The summer is the best time to enjoy the water in and around DC. You can go paddle boating on the Tidal Basin in front of the Martin Luther King, Jr. and Thomas Jefferson Memorials or rent a kayak in Georgetown and paddle past the majestic Kennedy Center for the Performing Arts. For a change of pace, simply head to one of the many waterfront districts and bike trails that line the Potomac River.

During the summer, the locals head out of town for their own family vacations, so there is less road congestion. Specifically, heading to DC at the end of August when schools are in, but Congress is still out is one of the least crowded times of the year. Keep in mind, the beginning of summer is also one of the busiest times of the year.

While the multitude of free museums offer heat in the winter, they offer air conditioning in the summer. If you plan to museum hop, you will stay cool indoors. Additionally, the hotel prices tend to be cheaper towards the end of the summer making it cost effective.

Additionally, summer in Washington, DC is full of fun events such as the major Independence Day Celebration (July 4th). There are several outdoor festivals and concerts to attend as well.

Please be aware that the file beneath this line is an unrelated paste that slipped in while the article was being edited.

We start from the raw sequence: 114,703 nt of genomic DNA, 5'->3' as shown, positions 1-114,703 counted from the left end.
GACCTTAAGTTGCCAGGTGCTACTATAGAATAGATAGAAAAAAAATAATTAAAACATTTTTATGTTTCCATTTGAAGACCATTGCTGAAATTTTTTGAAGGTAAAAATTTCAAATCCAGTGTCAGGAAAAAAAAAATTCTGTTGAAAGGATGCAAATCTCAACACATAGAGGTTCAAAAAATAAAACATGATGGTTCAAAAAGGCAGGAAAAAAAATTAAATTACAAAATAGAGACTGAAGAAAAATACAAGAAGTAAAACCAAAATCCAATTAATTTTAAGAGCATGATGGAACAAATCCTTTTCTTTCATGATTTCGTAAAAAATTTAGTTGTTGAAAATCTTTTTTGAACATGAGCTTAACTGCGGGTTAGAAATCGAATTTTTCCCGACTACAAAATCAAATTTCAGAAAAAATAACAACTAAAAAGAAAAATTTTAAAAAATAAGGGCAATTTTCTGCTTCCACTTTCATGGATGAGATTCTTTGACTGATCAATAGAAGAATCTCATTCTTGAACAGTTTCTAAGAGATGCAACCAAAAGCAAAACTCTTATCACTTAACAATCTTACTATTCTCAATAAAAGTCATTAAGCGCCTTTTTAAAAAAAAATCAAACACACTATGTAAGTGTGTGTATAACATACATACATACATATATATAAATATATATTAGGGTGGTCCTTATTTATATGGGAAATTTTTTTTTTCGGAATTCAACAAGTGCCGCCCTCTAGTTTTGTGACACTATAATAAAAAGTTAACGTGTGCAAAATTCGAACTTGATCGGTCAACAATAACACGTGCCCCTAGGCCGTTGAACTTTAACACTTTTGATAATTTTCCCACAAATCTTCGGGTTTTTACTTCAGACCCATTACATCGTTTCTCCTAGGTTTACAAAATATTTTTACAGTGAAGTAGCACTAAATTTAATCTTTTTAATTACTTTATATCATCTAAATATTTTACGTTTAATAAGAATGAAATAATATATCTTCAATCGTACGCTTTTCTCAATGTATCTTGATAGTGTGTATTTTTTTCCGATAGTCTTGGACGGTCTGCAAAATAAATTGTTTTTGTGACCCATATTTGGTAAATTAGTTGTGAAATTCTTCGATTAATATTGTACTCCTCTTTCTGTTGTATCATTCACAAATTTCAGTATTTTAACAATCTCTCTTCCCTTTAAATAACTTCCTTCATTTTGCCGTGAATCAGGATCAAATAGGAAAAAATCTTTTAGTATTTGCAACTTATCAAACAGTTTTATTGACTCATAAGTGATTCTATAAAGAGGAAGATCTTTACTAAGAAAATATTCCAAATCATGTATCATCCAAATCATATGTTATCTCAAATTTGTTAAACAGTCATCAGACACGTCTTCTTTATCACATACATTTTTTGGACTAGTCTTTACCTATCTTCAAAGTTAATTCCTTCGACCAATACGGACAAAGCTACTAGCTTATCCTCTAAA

Other Considerations for Your Washington, DC Visit

Outside of the seasons, you should also consider holidays and special events. Many museums and restaurants are closed on legal national holidays. It would be disappointing to visit on a day when you cannot go to the places you intended.

Also, the popular sites are busier on the weekends than the weekdays (particularly Saturday). The slowest days for crowds tend to be Mondays and Wednesdays. It is also a good idea to visit museums after 2pm to avoid school crowds when necessary.

Finally, first time visitors should plan to spend at least three days in Washington, DC. This is just the minimum for tourists – not those wishing to learn English. This brings us back to taking English courses in Washington, DC.

Doesn’t it sound more effective in the long run (and more fun) to study English in Washington, DC at inlingua where you will be immersed in the culture and excitement of all the seasons rather than on a short-term tourist visit?